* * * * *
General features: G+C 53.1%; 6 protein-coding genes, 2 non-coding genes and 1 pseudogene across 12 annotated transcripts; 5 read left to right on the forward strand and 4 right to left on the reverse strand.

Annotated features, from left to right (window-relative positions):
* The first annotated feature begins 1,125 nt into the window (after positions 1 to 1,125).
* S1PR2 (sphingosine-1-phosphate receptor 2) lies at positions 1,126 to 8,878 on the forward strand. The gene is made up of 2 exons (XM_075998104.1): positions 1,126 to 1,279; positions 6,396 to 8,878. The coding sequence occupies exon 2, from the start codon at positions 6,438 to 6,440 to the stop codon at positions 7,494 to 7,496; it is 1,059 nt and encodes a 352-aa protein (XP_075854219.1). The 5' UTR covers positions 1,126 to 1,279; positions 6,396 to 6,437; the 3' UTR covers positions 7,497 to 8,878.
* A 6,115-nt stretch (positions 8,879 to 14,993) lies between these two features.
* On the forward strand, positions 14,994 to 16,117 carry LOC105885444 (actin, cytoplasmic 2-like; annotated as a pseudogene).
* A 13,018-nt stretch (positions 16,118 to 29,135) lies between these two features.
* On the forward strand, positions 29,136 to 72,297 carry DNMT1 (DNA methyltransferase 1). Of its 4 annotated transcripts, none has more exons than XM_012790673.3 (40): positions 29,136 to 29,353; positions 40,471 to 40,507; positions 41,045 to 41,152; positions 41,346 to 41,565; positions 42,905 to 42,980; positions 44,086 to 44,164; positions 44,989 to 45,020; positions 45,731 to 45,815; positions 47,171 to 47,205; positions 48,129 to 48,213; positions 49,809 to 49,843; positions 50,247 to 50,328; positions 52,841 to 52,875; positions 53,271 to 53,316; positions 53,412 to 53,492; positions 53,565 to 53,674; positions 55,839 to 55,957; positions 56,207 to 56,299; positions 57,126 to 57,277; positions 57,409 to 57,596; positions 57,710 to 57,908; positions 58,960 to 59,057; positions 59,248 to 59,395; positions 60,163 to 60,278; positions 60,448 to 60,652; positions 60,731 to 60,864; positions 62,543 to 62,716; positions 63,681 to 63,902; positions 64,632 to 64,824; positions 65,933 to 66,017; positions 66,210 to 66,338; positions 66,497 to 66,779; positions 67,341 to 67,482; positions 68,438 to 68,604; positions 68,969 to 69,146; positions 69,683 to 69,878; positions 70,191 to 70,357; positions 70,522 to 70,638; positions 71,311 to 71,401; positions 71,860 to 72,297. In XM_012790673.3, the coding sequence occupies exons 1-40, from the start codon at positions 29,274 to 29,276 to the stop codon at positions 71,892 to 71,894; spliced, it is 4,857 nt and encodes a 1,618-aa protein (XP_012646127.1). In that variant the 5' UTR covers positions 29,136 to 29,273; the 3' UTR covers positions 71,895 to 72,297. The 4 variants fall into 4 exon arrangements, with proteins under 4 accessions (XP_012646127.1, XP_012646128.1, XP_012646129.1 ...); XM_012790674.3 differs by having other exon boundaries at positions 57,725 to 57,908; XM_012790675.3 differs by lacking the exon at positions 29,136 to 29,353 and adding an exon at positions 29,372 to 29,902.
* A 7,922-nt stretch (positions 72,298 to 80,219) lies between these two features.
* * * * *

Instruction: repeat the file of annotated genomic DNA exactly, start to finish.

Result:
General features: G+C 53.1%; 6 protein-coding genes, 2 non-coding genes and 1 pseudogene across 12 annotated transcripts; 5 read left to right on the forward strand and 4 right to left on the reverse strand.

Annotated features, from left to right (window-relative positions):
* The first annotated feature begins 1,125 nt into the window (after positions 1 to 1,125).
* S1PR2 (sphingosine-1-phosphate receptor 2) lies at positions 1,126 to 8,878 on the forward strand. The gene is made up of 2 exons (XM_075998104.1): positions 1,126 to 1,279; positions 6,396 to 8,878. The coding sequence occupies exon 2, from the start codon at positions 6,438 to 6,440 to the stop codon at positions 7,494 to 7,496; it is 1,059 nt and encodes a 352-aa protein (XP_075854219.1). The 5' UTR covers positions 1,126 to 1,279; positions 6,396 to 6,437; the 3' UTR covers positions 7,497 to 8,878.
* A 6,115-nt stretch (positions 8,879 to 14,993) lies between these two features.
* On the forward strand, positions 14,994 to 16,117 carry LOC105885444 (actin, cytoplasmic 2-like; annotated as a pseudogene).
* A 13,018-nt stretch (positions 16,118 to 29,135) lies between these two features.
* On the forward strand, positions 29,136 to 72,297 carry DNMT1 (DNA methyltransferase 1). Of its 4 annotated transcripts, none has more exons than XM_012790673.3 (40): positions 29,136 to 29,353; positions 40,471 to 40,507; positions 41,045 to 41,152; positions 41,346 to 41,565; positions 42,905 to 42,980; positions 44,086 to 44,164; positions 44,989 to 45,020; positions 45,731 to 45,815; positions 47,171 to 47,205; positions 48,129 to 48,213; positions 49,809 to 49,843; positions 50,247 to 50,328; positions 52,841 to 52,875; positions 53,271 to 53,316; positions 53,412 to 53,492; positions 53,565 to 53,674; positions 55,839 to 55,957; positions 56,207 to 56,299; positions 57,126 to 57,277; positions 57,409 to 57,596; positions 57,710 to 57,908; positions 58,960 to 59,057; positions 59,248 to 59,395; positions 60,163 to 60,278; positions 60,448 to 60,652; positions 60,731 to 60,864; positions 62,543 to 62,716; positions 63,681 to 63,902; positions 64,632 to 64,824; positions 65,933 to 66,017; positions 66,210 to 66,338; positions 66,497 to 66,779; positions 67,341 to 67,482; positions 68,438 to 68,604; positions 68,969 to 69,146; positions 69,683 to 69,878; positions 70,191 to 70,357; positions 70,522 to 70,638; positions 71,311 to 71,401; positions 71,860 to 72,297. In XM_012790673.3, the coding sequence occupies exons 1-40, from the start codon at positions 29,274 to 29,276 to the stop codon at positions 71,892 to 71,894; spliced, it is 4,857 nt and encodes a 1,618-aa protein (XP_012646127.1). In that variant the 5' UTR covers positions 29,136 to 29,273; the 3' UTR covers positions 71,895 to 72,297. The 4 variants fall into 4 exon arrangements, with proteins under 4 accessions (XP_012646127.1, XP_012646128.1, XP_012646129.1 ...); XM_012790674.3 differs by having other exon boundaries at positions 57,725 to 57,908; XM_012790675.3 differs by lacking the exon at positions 29,136 to 29,353 and adding an exon at positions 29,372 to 29,902.
* A 7,922-nt stretch (positions 72,298 to 80,219) lies between these two features.